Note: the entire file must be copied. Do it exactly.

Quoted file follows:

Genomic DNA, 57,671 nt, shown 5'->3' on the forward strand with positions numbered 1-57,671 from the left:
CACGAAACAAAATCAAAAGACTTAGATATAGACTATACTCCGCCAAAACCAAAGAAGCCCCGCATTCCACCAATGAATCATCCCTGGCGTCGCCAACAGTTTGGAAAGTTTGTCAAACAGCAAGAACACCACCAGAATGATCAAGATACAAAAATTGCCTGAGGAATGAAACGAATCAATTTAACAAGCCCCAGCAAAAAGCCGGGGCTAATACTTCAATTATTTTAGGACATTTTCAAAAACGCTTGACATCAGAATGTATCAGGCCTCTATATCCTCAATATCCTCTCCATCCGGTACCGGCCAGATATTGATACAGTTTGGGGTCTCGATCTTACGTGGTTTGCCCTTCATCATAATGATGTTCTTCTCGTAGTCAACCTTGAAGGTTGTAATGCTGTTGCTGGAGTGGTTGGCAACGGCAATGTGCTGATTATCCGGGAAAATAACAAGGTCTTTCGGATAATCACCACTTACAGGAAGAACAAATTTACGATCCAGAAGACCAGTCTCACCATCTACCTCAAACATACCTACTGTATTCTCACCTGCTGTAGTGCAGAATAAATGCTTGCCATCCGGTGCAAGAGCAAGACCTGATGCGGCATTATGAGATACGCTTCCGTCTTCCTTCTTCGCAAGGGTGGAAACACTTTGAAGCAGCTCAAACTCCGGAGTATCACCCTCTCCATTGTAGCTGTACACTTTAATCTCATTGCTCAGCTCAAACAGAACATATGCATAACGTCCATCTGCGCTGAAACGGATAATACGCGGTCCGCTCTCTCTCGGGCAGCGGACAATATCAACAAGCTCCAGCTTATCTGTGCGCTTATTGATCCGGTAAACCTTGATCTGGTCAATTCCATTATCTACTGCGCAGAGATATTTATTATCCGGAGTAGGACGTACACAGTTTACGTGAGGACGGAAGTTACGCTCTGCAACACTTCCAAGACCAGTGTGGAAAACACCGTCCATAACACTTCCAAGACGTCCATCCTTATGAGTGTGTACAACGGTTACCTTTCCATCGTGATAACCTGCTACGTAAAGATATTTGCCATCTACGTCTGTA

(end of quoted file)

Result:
Genomic DNA, 57,671 nt, shown 5'->3' on the forward strand with positions numbered 1-57,671 from the left:
CACGAAACAAAATCAAAAGACTTAGATATAGACTATACTCCGCCAAAACCAAAGAAGCCCCGCATTCCACCAATGAATCATCCCTGGCGTCGCCAACAGTTTGGAAAGTTTGTCAAACAGCAAGAACACCACCAGAATGATCAAGATACAAAAATTGCCTGAGGAATGAAACGAATCAATTTAACAAGCCCCAGCAAAAAGCCGGGGCTAATACTTCAATTATTTTAGGACATTTTCAAAAACGCTTGACATCAGAATGTATCAGGCCTCTATATCCTCAATATCCTCTCCATCCGGTACCGGCCAGATATTGATACAGTTTGGGGTCTCGATCTTACGTGGTTTGCCCTTCATCATAATGATGTTCTTCTCGTAGTCAACCTTGAAGGTTGTAATGCTGTTGCTGGAGTGGTTGGCAACGGCAATGTGCTGATTATCCGGGAAAATAACAAGGTCTTTCGGATAATCACCACTTACAGGAAGAACAAATTTACGATCCAGAAGACCAGTCTCACCATCTACCTCAAACATACCTACTGTATTCTCACCTGCTGTAGTGCAGAATAAATGCTTGCCATCCGGTGCAAGAGCAAGACCTGATGCGGCATTATGAGATACGCTTCCGTCTTCCTTCTTCGCAAGGGTGGAAACACTTTGAAGCAGCTCAAACTCCGGAGTATCACCCTCTCCATTGTAGCTGTACACTTTAATCTCATTGCTCAGCTCAAACAGAACATATGCATAACGTCCATCTGCGCTGAAACGGATAATACGCGGTCCGCTCTCTCTCGGGCAGCGGACAATATCAACAAGCTCCAGCTTATCTGTGCGCTTATTGATCCGGTAAACCTTGATCTGGTCAATTCCATTATCTACTGCGCAGAGATATTTATTATCCGGAGTAGGACGTACACAGTTTACGTGAGGACGGAAGTTACGCTCTGCAACACTTCCAAGACCAGTGTGGAAAACACCGTCCATAACACTTCCAAGACGTCCATCCTTATGAGTGTGTACAACGGTTACCTTTCCATCGTGATAACCTGCTACGTAAAGATATTTGCCATCTACGTCTGTA